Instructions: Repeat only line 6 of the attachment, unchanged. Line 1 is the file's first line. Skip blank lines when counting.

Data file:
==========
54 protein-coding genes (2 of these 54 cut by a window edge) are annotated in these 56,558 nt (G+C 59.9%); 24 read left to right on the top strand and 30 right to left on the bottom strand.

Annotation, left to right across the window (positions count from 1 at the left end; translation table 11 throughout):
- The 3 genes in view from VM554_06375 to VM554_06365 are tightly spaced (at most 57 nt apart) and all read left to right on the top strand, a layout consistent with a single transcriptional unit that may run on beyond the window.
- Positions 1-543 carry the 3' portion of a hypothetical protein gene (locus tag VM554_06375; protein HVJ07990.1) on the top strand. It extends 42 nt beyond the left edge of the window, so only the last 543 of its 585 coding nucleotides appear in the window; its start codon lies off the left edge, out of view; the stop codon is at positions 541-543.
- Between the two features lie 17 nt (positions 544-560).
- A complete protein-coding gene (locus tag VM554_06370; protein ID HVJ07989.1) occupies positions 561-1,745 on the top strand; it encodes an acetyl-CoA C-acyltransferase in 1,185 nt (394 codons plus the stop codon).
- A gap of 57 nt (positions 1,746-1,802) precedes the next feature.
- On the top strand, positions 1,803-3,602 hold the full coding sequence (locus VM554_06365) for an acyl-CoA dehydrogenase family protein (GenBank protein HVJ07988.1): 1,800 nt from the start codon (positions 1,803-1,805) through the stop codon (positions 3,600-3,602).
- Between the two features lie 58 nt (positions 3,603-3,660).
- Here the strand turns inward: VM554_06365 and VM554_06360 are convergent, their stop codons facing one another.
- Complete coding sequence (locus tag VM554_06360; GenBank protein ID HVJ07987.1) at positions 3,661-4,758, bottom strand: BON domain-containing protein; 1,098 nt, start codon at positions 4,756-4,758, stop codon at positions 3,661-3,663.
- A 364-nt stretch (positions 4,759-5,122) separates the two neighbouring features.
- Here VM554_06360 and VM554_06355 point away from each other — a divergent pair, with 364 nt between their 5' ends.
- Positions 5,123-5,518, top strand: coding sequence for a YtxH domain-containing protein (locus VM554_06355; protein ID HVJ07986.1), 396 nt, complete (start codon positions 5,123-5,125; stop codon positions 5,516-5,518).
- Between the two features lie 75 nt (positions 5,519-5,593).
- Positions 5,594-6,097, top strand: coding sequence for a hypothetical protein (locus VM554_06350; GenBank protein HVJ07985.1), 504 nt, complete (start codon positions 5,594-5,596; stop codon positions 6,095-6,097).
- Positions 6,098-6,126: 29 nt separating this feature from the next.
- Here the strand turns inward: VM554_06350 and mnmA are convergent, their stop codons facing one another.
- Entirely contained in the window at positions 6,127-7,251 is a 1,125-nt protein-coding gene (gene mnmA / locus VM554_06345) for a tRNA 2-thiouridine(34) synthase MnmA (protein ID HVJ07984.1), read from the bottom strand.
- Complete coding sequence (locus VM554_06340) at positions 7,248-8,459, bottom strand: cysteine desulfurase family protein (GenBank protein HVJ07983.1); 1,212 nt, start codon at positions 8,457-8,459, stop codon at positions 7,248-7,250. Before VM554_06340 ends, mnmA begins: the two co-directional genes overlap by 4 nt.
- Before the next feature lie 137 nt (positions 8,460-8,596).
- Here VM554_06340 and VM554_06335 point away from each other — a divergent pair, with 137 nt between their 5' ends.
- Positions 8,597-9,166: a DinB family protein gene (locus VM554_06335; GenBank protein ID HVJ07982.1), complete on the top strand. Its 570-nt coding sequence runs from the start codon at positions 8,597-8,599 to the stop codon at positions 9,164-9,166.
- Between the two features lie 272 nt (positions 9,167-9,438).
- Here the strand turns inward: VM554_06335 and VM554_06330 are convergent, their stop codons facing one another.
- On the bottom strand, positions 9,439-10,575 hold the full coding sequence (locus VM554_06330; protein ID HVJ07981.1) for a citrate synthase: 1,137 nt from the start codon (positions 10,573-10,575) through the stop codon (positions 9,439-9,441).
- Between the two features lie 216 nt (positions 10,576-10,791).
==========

- A complete protein-coding gene (locus tag VM554_06370; protein ID HVJ07989.1) occupies positions 561-1,745 on the top strand; it encodes an acetyl-CoA C-acyltransferase in 1,185 nt (394 codons plus the stop codon).